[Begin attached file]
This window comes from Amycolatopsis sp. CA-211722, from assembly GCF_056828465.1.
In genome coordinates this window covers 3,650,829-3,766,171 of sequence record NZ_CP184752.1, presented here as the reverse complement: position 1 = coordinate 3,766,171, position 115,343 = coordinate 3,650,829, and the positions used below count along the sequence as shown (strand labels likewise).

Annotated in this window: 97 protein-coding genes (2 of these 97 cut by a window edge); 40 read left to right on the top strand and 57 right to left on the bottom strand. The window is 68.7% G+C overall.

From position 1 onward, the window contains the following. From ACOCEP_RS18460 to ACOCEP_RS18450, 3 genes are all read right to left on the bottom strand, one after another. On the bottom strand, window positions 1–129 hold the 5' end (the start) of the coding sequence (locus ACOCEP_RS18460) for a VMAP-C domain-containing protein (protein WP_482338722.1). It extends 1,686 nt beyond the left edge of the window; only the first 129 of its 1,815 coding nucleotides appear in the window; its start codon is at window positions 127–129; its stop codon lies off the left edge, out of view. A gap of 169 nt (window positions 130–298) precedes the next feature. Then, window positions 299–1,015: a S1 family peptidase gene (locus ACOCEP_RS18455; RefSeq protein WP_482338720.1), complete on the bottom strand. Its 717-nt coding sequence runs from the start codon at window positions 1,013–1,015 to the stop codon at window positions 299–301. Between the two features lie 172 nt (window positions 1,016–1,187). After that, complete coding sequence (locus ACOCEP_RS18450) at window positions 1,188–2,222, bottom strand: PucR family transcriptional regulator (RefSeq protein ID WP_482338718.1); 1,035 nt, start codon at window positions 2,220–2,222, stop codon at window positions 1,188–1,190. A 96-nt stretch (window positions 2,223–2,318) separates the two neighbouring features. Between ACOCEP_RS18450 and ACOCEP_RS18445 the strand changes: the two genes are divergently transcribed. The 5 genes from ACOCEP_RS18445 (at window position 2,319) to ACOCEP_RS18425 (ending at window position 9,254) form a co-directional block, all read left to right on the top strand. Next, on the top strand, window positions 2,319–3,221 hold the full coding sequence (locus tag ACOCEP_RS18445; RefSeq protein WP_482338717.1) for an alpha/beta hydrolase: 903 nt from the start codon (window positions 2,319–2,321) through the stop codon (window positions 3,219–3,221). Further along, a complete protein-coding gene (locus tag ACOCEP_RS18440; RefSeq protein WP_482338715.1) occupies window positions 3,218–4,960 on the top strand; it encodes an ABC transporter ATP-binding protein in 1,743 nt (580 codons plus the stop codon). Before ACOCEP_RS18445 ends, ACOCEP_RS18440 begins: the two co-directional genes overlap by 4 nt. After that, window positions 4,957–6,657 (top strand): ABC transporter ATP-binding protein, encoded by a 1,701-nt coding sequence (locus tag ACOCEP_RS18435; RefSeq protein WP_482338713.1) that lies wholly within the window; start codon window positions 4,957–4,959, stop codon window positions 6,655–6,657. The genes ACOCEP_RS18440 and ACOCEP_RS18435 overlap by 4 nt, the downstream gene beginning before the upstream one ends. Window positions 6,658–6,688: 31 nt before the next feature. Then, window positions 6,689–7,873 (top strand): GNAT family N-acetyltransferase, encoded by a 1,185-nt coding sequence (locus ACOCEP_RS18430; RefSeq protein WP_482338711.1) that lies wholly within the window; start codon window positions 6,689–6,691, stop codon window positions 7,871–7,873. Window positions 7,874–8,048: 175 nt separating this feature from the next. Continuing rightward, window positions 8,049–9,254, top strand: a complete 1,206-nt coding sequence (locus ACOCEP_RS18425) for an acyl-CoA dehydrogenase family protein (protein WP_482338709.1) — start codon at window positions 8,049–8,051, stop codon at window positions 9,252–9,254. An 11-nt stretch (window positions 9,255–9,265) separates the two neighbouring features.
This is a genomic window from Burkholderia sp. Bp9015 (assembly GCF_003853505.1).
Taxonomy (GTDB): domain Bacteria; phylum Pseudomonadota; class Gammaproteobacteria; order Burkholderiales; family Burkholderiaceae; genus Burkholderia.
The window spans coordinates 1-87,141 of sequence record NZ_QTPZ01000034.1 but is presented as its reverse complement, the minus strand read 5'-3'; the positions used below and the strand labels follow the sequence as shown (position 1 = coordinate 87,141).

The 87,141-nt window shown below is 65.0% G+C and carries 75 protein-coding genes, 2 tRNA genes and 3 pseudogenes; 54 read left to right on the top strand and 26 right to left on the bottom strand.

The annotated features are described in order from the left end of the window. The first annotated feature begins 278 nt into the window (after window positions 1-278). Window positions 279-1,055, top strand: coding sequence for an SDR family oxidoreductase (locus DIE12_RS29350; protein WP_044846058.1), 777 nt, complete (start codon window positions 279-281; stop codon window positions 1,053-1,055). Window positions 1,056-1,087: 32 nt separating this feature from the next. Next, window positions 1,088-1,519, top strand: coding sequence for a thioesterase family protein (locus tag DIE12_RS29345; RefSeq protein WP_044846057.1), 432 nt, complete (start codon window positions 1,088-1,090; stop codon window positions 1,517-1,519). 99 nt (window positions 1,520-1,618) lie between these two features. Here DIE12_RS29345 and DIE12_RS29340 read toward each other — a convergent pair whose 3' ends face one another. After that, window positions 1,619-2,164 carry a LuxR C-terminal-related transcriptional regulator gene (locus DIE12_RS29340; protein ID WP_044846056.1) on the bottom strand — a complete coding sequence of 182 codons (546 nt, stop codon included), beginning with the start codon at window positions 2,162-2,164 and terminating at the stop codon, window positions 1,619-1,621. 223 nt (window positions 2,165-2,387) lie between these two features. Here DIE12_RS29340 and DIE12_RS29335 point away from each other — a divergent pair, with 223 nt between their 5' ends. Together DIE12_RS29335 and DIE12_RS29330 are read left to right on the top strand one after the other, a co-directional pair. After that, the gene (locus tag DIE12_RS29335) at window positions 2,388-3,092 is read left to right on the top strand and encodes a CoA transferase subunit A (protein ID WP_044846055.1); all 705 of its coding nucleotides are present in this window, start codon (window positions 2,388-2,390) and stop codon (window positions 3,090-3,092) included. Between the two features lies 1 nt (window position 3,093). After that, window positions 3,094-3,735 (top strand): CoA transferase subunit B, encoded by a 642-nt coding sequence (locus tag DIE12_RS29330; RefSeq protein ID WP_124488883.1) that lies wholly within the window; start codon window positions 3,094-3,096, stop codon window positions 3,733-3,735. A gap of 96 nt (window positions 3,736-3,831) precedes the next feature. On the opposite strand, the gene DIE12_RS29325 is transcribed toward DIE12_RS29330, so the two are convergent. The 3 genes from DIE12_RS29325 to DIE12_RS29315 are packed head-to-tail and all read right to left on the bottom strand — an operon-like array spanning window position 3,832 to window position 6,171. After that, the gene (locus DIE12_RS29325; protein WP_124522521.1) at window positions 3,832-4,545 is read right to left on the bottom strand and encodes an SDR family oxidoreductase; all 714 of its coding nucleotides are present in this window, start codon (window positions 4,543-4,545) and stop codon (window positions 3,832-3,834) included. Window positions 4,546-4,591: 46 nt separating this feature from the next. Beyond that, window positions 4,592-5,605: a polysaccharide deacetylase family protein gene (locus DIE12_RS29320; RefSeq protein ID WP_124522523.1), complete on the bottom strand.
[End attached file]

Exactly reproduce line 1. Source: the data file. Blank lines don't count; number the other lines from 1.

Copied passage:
This window comes from Amycolatopsis sp. CA-211722, from assembly GCF_056828465.1.